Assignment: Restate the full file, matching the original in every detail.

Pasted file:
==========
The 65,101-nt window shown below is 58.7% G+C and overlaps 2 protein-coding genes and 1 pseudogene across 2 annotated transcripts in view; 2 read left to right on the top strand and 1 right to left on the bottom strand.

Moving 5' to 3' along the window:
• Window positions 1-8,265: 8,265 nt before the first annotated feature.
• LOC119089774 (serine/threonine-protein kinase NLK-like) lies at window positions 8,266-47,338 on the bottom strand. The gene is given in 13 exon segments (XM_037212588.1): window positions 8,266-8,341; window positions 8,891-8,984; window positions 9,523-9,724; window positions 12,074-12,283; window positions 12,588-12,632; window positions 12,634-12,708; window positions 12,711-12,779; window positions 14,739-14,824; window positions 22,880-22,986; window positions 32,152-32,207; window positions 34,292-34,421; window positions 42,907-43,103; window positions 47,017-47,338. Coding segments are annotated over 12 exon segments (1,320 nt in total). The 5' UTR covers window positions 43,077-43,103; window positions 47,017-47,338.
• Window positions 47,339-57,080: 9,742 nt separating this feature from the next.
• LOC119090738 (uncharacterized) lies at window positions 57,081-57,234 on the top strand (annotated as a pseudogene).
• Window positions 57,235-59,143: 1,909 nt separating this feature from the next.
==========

The 65,101-nt window shown below is 58.7% G+C and overlaps 2 protein-coding genes and 1 pseudogene across 2 annotated transcripts in view; 2 read left to right on the top strand and 1 right to left on the bottom strand.

Moving 5' to 3' along the window:
• Window positions 1-8,265: 8,265 nt before the first annotated feature.
• LOC119089774 (serine/threonine-protein kinase NLK-like) lies at window positions 8,266-47,338 on the bottom strand. The gene is given in 13 exon segments (XM_037212588.1): window positions 8,266-8,341; window positions 8,891-8,984; window positions 9,523-9,724; window positions 12,074-12,283; window positions 12,588-12,632; window positions 12,634-12,708; window positions 12,711-12,779; window positions 14,739-14,824; window positions 22,880-22,986; window positions 32,152-32,207; window positions 34,292-34,421; window positions 42,907-43,103; window positions 47,017-47,338. Coding segments are annotated over 12 exon segments (1,320 nt in total). The 5' UTR covers window positions 43,077-43,103; window positions 47,017-47,338.
• Window positions 47,339-57,080: 9,742 nt separating this feature from the next.
• LOC119090738 (uncharacterized) lies at window positions 57,081-57,234 on the top strand (annotated as a pseudogene).
• Window positions 57,235-59,143: 1,909 nt separating this feature from the next.